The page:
February 13, 2008
Stanford celebrates 40th anniversary of 'The White Album'
Forty years have passed since the Beatles released The White Album, introducing "Blackbird," "Rocky Raccoon," "Sexy Sadie," "Helter Skelter" and "Ob-La-Di, Ob-La-Da" into the cultural lexicon.
At 7:30 p.m. Thursday, Feb. 21, in Kresge Auditorium, a public conversation will explore the innovations that made the Beatles a powerful cultural force and inquire whether they will remain so in the future. "Beatles on the Brain" is sponsored by Stanford's Aurora Forum in conjunction with the Stanford Humanities Center.
The event is free and open to the public. Seating is limited.
Jonathan Berger, who will act as moderator. A Stanford associate professor of music and co-director of the Stanford Initiative on Creativity and the Arts, Berger has composed symphonic works, concerti, works for all varieties of chamber ensemble and electro-acoustic music. His most recent CD, Miracles and Mud, was released last year. His sonification research was featured last month on NPR.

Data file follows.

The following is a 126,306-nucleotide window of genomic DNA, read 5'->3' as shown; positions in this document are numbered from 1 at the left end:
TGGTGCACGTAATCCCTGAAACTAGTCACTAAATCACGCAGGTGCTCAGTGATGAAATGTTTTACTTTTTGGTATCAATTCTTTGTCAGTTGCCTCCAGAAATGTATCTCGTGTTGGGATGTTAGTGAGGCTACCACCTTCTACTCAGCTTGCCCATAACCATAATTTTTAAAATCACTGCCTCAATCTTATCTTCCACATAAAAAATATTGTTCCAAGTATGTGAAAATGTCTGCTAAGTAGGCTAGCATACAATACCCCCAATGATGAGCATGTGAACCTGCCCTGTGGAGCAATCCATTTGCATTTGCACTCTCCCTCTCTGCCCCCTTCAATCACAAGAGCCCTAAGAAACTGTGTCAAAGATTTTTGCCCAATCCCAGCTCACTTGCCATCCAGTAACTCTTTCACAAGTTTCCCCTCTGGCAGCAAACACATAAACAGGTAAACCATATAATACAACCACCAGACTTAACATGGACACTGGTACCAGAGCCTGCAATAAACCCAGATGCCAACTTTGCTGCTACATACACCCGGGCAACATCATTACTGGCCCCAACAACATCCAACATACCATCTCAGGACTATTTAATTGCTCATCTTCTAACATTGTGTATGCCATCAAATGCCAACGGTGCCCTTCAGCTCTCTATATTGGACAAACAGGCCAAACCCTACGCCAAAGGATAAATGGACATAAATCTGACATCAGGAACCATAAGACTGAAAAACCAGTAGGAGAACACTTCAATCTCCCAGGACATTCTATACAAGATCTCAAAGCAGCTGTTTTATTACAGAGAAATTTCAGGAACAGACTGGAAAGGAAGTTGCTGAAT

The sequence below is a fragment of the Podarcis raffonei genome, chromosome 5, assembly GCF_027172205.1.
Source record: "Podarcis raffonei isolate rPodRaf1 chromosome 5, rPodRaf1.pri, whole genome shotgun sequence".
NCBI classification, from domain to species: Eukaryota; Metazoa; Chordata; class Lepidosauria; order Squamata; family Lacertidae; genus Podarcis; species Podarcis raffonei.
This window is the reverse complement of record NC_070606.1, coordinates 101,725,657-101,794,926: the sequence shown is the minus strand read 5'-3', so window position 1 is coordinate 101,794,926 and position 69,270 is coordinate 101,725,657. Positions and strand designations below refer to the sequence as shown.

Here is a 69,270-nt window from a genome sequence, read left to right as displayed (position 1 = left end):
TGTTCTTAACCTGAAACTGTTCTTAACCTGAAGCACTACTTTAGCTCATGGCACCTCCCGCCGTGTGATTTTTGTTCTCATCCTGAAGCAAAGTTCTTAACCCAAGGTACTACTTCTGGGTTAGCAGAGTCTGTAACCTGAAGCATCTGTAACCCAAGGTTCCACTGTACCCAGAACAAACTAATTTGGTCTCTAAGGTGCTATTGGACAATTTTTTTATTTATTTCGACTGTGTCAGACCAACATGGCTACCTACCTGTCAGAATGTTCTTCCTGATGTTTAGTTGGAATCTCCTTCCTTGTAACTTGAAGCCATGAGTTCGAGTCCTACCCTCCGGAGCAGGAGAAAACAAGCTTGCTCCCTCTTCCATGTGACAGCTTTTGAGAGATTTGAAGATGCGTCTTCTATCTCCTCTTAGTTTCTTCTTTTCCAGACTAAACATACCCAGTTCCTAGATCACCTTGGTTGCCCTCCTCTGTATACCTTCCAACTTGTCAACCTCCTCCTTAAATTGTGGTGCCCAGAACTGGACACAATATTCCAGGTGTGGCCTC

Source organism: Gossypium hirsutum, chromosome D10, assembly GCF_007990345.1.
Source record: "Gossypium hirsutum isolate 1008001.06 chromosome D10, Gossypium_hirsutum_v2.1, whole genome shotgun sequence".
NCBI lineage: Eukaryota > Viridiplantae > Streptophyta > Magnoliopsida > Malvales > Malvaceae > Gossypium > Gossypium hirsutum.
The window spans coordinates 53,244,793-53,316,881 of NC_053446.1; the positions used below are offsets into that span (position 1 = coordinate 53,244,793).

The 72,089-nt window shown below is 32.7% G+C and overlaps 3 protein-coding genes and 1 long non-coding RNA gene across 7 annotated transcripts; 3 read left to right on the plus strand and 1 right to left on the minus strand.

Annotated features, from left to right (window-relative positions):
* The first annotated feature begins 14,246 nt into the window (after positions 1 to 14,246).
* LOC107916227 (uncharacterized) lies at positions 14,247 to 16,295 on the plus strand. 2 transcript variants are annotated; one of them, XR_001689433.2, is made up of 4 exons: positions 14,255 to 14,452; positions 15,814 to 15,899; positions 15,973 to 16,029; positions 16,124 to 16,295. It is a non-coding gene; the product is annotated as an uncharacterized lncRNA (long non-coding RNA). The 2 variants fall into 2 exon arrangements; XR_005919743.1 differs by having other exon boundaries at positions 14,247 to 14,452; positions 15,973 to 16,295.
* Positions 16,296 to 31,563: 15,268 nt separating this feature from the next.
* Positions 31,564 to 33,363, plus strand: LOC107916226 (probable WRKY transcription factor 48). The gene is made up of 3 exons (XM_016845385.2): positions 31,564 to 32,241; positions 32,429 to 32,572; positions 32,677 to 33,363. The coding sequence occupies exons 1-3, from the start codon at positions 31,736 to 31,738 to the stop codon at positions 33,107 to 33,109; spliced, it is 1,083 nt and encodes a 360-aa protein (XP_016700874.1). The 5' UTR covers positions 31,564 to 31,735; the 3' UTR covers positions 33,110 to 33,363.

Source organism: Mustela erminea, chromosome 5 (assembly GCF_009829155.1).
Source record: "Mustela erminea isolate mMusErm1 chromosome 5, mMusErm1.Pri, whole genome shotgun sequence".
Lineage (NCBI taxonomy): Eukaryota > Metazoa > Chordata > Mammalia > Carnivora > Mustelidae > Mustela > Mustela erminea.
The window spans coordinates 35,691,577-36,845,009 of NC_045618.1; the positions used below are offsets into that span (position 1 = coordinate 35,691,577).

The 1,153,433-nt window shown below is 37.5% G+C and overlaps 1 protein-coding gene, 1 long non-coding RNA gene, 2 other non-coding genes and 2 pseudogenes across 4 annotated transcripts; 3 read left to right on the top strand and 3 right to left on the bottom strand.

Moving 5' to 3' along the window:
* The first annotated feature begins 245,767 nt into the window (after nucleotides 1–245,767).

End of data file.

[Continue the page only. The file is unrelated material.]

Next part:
Daniel Levitin, the Bell Chair in Psychology at McGill University. Levitin is a psychologist and record producer. For a decade, he worked as a session musician, commercial recording engineer and record producer for countless rock groups, including Santana and the Grateful Dead. He is the author of the bestselling book, This Is Your Brain on Music.
Nick Bromell, professor of English at the University of Massachusetts-Amherst. Bromell is the author of By the Sweat of the Brow: Literature and Labor in Antebellum American Culture and Tomorrow Never Knows: Rock and Psychedelics in the 1960s. He is currently writing a book on U.S. literature and democracy.